and a half in dense woods, when Hill
's Rebel Corps charged on us. (The Yellow house
was behind us now.) Ayer
's Division gave way, letting the enemy come around our left flank.
There was nothing for us to do but to fall back or be captured.
The Rebel line in front of us was within forty feet. The order was accordingly given to fall back.
All were lying down flat on the ground at the time, the Rebels
in the, same position, also, but ready to shoot as fast as we stood up. Colonel C. L. Pierson
was already badly wounded in the bowels by a minie ball.
He was able to stand long enough to give the command, and then fell.1
Immediately as I rose a bullet hit me in the right side.
It broke the eighth rib and entered the lower lobe of the lung.
I was taken off the field along with the colonel to the field hospital just back of us. Sergeant Bradshaw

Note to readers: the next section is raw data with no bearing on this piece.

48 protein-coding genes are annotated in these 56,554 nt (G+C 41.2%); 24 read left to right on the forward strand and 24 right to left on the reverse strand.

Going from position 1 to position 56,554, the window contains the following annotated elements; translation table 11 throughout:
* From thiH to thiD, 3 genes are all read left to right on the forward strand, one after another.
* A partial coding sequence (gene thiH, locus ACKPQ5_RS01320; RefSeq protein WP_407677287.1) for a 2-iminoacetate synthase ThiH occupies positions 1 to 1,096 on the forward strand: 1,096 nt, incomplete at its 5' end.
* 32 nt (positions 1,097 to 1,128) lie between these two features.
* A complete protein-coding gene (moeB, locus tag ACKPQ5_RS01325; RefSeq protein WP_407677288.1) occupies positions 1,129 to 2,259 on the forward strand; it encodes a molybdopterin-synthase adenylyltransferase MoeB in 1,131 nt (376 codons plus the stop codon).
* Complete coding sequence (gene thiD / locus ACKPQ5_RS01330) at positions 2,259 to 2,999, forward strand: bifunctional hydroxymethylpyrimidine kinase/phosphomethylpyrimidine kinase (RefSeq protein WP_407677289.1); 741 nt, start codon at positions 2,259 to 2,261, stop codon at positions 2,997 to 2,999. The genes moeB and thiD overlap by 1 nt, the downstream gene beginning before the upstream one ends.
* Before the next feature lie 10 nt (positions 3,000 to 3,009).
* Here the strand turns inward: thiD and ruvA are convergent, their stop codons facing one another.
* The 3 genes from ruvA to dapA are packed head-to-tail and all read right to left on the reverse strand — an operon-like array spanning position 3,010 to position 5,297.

, afterwards second lieutenant, and Private Thomas
, both of Company H, were leading me. The latter was shot in the wrist while supporting me, and tarrying a moment, in consequence was captured by the enemy.
The command now devolved upon Captain F. R. Kinsley
, of Company E.
Our side was beaten for a time, but after being driven about one-quarter of a mile, the men re-formed and held the enemy.
(See reports of the Adjutant-general
for 1864, pp. 850-51.)
The fight was resumed.
The Rebels found a gap on our right and came through, thus flanking us again.
Our artillery opened on them as they were between us and the. artillery, and the shells did us as much harm as they did the Rebels
The men of both sides were now pretty generally mixed up in the woods.
One squad, whichever was the bigger, would capture the other.
This day our regiment was in the worst part of the line, and suffered more than any other, unless it was the Sixteenth Maine, which was captured almost to a man.
Both lines were rather quiet to-day, and both